Château de Chaumont-sur-Loire

( Château de Chaumont )

The Château de Chaumont (French pronunciation: [ʃɑto ʃomɔ̃]), officially Château de Chaumont-sur-Loire, is a castle (château) in Chaumont-sur-Loire, Centre-Val de Loire, France. The castle was founded in the 10th century by Odo I, Count of Blois. After Pierre d'Amboise rebelled against Louis XI, the king ordered the castle's destruction. Later in the 15th century Château de Chaumont was rebuilt by Charles I d'Amboise. Protected as a monument historique since 1840, the château was given into state ownership in 1938 and is now open to the public.

 Château de Chaumont stands above the River Loire.

The name Chaumont derives from the French chauve mont, meaning "bald hill".[1] The first castle on this site, situated between Blois and Amboise, was built by Odo I, Count of Blois, in the 10th century, with the purpose of protecting his lands from attacks by his feudal rival, Fulk Nerra, Count of Anjou.[2] On his behalf the Norman Gelduin received it, improved it and held it as his own. His great-niece Denise de Fougère, having married Sulpice d'Amboise, passed the château into the Amboise family for five centuries.

Pierre d'Amboise unsuccessfully rebelled against King Louis XI and his property was confiscated, and the castle was dismantled on royal order in 1465.[3] It was later rebuilt by Charles I d'Amboise from 1465 to 1475 and then finished by his son, Charles II d'Amboise de Chaumont from 1498 to 1510, with help from his uncle, Cardinal Georges d'Amboise; some Renaissance features were to be seen in buildings that retained their overall medieval appearance.

The château was acquired by Catherine de Medici in 1550.[4] There she entertained numerous astrologers, among them Nostradamus. When her husband, Henry II, died in 1559 she forced his mistress, Diane de Poitiers, to accept the Château de Chaumont in exchange for the Château de Chenonceau which Henry had given to de Poitiers.[5] Diane de Poitiers only lived at Chaumont for a short while.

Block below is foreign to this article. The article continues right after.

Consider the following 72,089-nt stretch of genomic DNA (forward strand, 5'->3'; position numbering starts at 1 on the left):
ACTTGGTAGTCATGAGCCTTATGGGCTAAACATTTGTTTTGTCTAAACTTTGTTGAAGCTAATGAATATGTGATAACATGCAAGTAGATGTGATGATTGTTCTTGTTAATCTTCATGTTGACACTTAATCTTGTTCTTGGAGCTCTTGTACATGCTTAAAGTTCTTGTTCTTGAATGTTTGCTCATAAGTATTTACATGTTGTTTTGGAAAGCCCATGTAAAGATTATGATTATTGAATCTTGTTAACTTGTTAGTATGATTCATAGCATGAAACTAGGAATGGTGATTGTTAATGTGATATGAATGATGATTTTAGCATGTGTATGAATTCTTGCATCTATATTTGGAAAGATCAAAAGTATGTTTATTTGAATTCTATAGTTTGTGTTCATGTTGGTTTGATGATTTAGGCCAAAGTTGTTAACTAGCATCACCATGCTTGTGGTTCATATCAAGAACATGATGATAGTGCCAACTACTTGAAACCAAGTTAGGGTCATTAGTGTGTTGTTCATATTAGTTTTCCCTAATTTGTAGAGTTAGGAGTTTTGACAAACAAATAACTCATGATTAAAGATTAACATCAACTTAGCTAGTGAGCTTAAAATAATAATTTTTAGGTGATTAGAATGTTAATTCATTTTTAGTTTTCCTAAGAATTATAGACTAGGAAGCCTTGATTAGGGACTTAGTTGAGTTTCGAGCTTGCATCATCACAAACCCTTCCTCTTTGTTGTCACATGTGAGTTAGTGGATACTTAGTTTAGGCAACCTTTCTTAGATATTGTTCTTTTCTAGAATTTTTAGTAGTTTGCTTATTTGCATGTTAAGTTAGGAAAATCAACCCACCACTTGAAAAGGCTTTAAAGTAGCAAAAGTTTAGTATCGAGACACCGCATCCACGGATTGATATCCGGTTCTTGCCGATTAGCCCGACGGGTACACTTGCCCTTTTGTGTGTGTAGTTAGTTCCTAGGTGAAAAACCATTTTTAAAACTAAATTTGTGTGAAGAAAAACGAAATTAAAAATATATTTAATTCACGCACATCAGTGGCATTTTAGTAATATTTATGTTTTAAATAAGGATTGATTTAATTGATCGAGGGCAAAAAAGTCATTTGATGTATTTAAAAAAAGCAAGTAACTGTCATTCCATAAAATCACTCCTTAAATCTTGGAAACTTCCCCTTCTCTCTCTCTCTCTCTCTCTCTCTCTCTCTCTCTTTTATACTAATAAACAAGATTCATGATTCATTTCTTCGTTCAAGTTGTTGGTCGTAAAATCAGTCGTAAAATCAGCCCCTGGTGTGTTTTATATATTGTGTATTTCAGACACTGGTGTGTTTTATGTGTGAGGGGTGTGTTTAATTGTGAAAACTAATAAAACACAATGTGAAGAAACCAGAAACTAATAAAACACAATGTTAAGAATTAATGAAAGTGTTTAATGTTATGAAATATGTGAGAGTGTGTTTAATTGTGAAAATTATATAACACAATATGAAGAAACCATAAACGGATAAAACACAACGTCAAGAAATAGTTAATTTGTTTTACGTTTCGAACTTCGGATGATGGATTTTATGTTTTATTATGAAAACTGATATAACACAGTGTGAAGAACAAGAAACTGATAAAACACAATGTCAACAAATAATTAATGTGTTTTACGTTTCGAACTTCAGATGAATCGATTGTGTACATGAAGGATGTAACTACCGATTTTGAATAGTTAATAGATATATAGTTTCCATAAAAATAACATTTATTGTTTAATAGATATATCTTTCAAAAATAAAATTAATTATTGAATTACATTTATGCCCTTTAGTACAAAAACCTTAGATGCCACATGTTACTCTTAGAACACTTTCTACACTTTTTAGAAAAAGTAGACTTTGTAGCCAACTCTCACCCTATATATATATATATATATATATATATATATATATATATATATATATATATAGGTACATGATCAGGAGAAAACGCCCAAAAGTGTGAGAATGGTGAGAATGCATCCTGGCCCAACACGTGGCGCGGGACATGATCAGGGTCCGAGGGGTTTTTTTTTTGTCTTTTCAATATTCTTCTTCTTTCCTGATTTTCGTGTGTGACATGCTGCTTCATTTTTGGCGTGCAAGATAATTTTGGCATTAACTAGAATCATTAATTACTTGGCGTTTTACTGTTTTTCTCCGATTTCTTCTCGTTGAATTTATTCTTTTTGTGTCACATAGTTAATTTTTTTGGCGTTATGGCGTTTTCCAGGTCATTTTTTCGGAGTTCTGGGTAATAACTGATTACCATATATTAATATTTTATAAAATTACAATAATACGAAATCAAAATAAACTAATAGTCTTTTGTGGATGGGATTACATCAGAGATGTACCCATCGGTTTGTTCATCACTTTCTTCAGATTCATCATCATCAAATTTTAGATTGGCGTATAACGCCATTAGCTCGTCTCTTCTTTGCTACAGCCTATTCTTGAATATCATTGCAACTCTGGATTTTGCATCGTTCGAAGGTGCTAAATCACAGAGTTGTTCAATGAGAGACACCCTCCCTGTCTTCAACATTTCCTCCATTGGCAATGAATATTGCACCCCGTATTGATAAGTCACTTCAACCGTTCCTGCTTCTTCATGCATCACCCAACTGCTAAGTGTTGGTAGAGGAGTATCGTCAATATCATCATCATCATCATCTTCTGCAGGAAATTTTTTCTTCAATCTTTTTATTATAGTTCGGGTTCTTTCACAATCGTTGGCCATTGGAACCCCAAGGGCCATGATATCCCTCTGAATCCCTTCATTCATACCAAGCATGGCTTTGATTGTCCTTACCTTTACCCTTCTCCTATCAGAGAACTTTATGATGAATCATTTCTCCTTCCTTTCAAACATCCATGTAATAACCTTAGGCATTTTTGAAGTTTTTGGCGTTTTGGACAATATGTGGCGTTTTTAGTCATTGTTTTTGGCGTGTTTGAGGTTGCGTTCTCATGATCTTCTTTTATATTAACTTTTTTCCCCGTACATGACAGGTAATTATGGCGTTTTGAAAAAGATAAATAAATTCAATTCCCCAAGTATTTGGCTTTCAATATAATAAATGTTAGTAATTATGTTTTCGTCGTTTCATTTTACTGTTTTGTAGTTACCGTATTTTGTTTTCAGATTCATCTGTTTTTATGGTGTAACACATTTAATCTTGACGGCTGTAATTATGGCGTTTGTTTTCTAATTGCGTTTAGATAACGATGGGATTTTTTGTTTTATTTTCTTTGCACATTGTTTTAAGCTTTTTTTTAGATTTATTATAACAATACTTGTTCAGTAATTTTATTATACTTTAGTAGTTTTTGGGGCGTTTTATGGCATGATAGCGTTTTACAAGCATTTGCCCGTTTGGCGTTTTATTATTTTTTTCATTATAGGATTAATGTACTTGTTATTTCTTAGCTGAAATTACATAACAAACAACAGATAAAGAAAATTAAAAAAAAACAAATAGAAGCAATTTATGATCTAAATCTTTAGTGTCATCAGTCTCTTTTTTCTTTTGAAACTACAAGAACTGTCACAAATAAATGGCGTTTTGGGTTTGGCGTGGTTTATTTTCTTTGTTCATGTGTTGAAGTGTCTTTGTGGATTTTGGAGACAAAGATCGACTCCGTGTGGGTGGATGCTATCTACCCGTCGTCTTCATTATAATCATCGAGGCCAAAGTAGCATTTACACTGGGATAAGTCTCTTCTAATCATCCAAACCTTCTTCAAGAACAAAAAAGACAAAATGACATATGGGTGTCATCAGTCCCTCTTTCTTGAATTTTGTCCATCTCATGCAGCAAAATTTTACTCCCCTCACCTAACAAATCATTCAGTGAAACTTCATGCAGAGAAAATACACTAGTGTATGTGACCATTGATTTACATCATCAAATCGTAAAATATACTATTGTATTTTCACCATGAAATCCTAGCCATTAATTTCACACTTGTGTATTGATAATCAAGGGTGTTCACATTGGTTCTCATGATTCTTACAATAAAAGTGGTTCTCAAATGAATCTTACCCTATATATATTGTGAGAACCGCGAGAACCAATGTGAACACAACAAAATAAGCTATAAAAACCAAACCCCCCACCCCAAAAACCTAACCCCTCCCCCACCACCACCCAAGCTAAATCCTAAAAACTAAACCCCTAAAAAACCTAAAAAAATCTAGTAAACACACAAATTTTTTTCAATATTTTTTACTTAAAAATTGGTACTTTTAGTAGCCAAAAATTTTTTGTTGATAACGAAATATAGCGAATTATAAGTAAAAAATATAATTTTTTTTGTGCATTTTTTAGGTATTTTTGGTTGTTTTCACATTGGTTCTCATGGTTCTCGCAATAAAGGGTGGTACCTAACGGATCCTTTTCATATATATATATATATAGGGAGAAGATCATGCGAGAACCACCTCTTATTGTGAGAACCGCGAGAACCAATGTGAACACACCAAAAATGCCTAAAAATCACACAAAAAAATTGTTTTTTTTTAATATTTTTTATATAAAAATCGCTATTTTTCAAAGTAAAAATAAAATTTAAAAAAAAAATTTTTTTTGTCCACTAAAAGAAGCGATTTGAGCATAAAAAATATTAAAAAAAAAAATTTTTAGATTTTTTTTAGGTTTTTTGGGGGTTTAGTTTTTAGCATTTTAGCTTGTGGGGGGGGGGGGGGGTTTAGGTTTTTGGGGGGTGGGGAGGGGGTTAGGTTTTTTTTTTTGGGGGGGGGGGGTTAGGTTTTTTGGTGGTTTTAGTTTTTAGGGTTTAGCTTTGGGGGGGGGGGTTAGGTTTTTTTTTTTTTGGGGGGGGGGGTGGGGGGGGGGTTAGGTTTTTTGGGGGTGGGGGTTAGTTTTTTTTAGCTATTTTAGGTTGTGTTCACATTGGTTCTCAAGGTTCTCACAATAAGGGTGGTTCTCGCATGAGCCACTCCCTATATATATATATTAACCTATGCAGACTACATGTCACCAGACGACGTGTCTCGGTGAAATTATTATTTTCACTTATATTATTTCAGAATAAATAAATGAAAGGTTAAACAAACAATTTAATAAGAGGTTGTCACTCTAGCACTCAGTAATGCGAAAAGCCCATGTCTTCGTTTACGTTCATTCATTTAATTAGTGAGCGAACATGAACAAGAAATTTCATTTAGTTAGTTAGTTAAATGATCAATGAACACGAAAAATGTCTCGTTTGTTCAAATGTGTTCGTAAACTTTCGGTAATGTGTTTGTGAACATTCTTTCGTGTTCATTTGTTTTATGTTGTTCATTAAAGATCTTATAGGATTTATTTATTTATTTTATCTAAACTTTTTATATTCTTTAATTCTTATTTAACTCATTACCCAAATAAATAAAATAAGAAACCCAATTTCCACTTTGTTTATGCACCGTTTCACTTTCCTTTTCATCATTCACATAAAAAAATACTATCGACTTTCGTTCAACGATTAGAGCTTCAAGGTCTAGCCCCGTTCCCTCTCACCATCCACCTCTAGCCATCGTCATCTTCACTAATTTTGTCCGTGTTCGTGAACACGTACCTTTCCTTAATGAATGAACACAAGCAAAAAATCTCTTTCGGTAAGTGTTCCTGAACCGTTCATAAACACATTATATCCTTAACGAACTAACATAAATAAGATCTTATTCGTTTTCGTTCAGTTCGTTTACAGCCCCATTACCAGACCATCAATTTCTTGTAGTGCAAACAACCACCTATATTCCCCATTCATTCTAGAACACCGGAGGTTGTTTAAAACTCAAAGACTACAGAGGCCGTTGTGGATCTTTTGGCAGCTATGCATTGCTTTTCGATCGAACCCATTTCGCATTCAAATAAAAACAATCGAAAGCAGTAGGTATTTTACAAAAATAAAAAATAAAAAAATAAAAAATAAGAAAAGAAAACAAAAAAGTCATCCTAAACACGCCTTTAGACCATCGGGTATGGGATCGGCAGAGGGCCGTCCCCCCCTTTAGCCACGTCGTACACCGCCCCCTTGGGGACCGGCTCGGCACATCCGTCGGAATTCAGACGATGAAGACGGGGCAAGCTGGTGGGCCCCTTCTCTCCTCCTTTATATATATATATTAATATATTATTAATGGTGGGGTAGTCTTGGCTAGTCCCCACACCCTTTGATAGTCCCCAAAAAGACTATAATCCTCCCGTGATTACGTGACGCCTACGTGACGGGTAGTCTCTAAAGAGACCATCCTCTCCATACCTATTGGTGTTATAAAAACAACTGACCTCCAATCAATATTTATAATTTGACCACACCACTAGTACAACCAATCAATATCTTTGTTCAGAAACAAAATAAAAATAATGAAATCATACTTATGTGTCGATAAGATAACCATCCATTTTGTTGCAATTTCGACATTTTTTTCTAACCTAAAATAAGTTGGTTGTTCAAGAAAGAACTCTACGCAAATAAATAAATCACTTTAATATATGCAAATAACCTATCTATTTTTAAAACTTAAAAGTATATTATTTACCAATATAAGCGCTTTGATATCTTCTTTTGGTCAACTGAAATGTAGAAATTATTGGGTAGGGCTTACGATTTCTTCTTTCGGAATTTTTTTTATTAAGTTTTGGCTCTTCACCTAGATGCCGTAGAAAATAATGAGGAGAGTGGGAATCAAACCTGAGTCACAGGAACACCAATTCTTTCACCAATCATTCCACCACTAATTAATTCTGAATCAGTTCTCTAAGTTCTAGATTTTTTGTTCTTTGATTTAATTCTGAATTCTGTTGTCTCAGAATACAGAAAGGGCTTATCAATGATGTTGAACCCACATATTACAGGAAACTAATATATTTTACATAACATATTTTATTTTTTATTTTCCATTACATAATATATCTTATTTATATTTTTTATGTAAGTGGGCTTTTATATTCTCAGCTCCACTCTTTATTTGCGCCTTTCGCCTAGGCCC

A staircase within the château

In 1594, at the death of Diane's granddaughter Charlotte de la Marck, the château passed to her husband, Henri de La Tour d'Auvergne, Duke of Bouillon, who sold it to a tax farmer Largentier, who had grown rich on gathering in the salt tax called the gabelle. Largentier eventually being arrested for peculation, the château and the title of sieur de Chaumont passed into a family originating at Lucca, who possessed it until 1667, when it passed by family connections to the seigneurs de Ruffignac.

Paul de Beauvilliers, duc de Beauvilliers and later duc de Saint-Aignan, bought the château in 1699, modernized some of its interiors and decorated it with sufficient grandeur to house the duc d'Anjou on his way to become king of Spain in 1700. His eventual heir was forced to sell Chaumont to pay his debts to a maître des requêtes ordinaire to Louis XV, Monsieur Bertin, who demolished the north wing built by Charles II d'Amboise and the Cardinal d'Amboise, to open the house towards the river view in the modern fashion.